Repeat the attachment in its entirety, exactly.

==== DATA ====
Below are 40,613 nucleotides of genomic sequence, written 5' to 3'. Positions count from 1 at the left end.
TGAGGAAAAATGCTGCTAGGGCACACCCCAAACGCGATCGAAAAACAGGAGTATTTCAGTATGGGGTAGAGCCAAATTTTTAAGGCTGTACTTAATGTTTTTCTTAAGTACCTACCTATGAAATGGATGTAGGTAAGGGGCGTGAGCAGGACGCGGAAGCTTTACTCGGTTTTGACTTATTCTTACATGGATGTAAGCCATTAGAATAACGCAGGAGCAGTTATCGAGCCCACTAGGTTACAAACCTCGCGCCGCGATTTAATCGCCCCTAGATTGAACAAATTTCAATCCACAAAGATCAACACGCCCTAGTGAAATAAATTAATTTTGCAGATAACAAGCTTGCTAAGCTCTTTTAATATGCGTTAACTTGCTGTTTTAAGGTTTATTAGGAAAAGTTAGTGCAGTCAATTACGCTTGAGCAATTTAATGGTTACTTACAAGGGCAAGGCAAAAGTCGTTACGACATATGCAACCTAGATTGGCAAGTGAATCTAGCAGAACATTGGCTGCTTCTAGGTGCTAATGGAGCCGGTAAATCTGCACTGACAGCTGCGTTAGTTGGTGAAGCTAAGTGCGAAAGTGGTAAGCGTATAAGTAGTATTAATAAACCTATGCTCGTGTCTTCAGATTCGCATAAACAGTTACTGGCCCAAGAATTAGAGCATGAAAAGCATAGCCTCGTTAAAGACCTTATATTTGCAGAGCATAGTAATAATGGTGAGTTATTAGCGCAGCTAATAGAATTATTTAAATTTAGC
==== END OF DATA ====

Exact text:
Below are 40,613 nucleotides of genomic sequence, written 5' to 3'. Positions count from 1 at the left end.
TGAGGAAAAATGCTGCTAGGGCACACCCCAAACGCGATCGAAAAACAGGAGTATTTCAGTATGGGGTAGAGCCAAATTTTTAAGGCTGTACTTAATGTTTTTCTTAAGTACCTACCTATGAAATGGATGTAGGTAAGGGGCGTGAGCAGGACGCGGAAGCTTTACTCGGTTTTGACTTATTCTTACATGGATGTAAGCCATTAGAATAACGCAGGAGCAGTTATCGAGCCCACTAGGTTACAAACCTCGCGCCGCGATTTAATCGCCCCTAGATTGAACAAATTTCAATCCACAAAGATCAACACGCCCTAGTGAAATAAATTAATTTTGCAGATAACAAGCTTGCTAAGCTCTTTTAATATGCGTTAACTTGCTGTTTTAAGGTTTATTAGGAAAAGTTAGTGCAGTCAATTACGCTTGAGCAATTTAATGGTTACTTACAAGGGCAAGGCAAAAGTCGTTACGACATATGCAACCTAGATTGGCAAGTGAATCTAGCAGAACATTGGCTGCTTCTAGGTGCTAATGGAGCCGGTAAATCTGCACTGACAGCTGCGTTAGTTGGTGAAGCTAAGTGCGAAAGTGGTAAGCGTATAAGTAGTATTAATAAACCTATGCTCGTGTCTTCAGATTCGCATAAACAGTTACTGGCCCAAGAATTAGAGCATGAAAAGCATAGCCTCGTTAAAGACCTTATATTTGCAGAGCATAGTAATAATGGTGAGTTATTAGCGCAGCTAATAGAATTATTTAAATTTAGC